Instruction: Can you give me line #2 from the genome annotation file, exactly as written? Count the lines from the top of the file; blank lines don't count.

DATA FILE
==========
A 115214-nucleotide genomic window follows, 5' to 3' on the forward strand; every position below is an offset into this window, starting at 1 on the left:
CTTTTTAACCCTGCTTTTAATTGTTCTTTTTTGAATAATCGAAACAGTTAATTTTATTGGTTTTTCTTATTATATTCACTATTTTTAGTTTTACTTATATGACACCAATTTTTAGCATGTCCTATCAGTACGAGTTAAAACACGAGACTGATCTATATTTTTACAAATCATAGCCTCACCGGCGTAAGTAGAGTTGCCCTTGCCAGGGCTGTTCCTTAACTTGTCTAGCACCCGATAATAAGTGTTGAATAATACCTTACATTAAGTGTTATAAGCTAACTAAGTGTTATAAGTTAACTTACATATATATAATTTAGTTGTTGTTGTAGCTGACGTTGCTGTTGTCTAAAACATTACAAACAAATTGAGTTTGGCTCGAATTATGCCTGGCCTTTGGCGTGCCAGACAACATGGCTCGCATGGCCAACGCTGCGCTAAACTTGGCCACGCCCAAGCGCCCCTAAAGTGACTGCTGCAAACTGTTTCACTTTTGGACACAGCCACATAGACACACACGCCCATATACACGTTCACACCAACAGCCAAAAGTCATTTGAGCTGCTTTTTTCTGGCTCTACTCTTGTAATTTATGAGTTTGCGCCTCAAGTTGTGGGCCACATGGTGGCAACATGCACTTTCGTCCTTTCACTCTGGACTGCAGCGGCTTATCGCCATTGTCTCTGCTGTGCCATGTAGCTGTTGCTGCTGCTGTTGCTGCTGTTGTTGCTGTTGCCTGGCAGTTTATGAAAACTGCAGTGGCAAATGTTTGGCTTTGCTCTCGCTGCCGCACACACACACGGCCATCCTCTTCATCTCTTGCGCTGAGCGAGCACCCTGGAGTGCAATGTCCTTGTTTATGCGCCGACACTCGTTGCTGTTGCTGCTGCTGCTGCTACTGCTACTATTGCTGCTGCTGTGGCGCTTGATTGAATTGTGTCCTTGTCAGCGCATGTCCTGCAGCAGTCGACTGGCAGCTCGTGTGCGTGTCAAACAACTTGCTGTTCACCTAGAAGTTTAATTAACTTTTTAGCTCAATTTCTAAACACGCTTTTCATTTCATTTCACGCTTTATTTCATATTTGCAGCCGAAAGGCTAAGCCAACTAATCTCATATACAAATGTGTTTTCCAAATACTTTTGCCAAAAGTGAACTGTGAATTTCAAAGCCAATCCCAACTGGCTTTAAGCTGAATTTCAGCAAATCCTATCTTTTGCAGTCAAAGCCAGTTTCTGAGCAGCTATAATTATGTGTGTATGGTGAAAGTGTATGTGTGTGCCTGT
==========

CTTTTTAACCCTGCTTTTAATTGTTCTTTTTTGAATAATCGAAACAGTTAATTTTATTGGTTTTTCTTATTATATTCACTATTTTTAGTTTTACTTATATGACACCAATTTTTAGCATGTCCTATCAGTACGAGTTAAAACACGAGACTGATCTATATTTTTACAAATCATAGCCTCACCGGCGTAAGTAGAGTTGCCCTTGCCAGGGCTGTTCCTTAACTTGTCTAGCACCCGATAATAAGTGTTGAATAATACCTTACATTAAGTGTTATAAGCTAACTAAGTGTTATAAGTTAACTTACATATATATAATTTAGTTGTTGTTGTAGCTGACGTTGCTGTTGTCTAAAACATTACAAACAAATTGAGTTTGGCTCGAATTATGCCTGGCCTTTGGCGTGCCAGACAACATGGCTCGCATGGCCAACGCTGCGCTAAACTTGGCCACGCCCAAGCGCCCCTAAAGTGACTGCTGCAAACTGTTTCACTTTTGGACACAGCCACATAGACACACACGCCCATATACACGTTCACACCAACAGCCAAAAGTCATTTGAGCTGCTTTTTTCTGGCTCTACTCTTGTAATTTATGAGTTTGCGCCTCAAGTTGTGGGCCACATGGTGGCAACATGCACTTTCGTCCTTTCACTCTGGACTGCAGCGGCTTATCGCCATTGTCTCTGCTGTGCCATGTAGCTGTTGCTGCTGCTGTTGCTGCTGTTGTTGCTGTTGCCTGGCAGTTTATGAAAACTGCAGTGGCAAATGTTTGGCTTTGCTCTCGCTGCCGCACACACACACGGCCATCCTCTTCATCTCTTGCGCTGAGCGAGCACCCTGGAGTGCAATGTCCTTGTTTATGCGCCGACACTCGTTGCTGTTGCTGCTGCTGCTGCTACTGCTACTATTGCTGCTGCTGTGGCGCTTGATTGAATTGTGTCCTTGTCAGCGCATGTCCTGCAGCAGTCGACTGGCAGCTCGTGTGCGTGTCAAACAACTTGCTGTTCACCTAGAAGTTTAATTAACTTTTTAGCTCAATTTCTAAACACGCTTTTCATTTCATTTCACGCTTTATTTCATATTTGCAGCCGAAAGGCTAAGCCAACTAATCTCATATACAAATGTGTTTTCCAAATACTTTTGCCAAAAGTGAACTGTGAATTTCAAAGCCAATCCCAACTGGCTTTAAGCTGAATTTCAGCAAATCCTATCTTTTGCAGTCAAAGCCAGTTTCTGAGCAGCTATAATTATGTGTGTATGGTGAAAGTGTATGTGTGTGCCTGT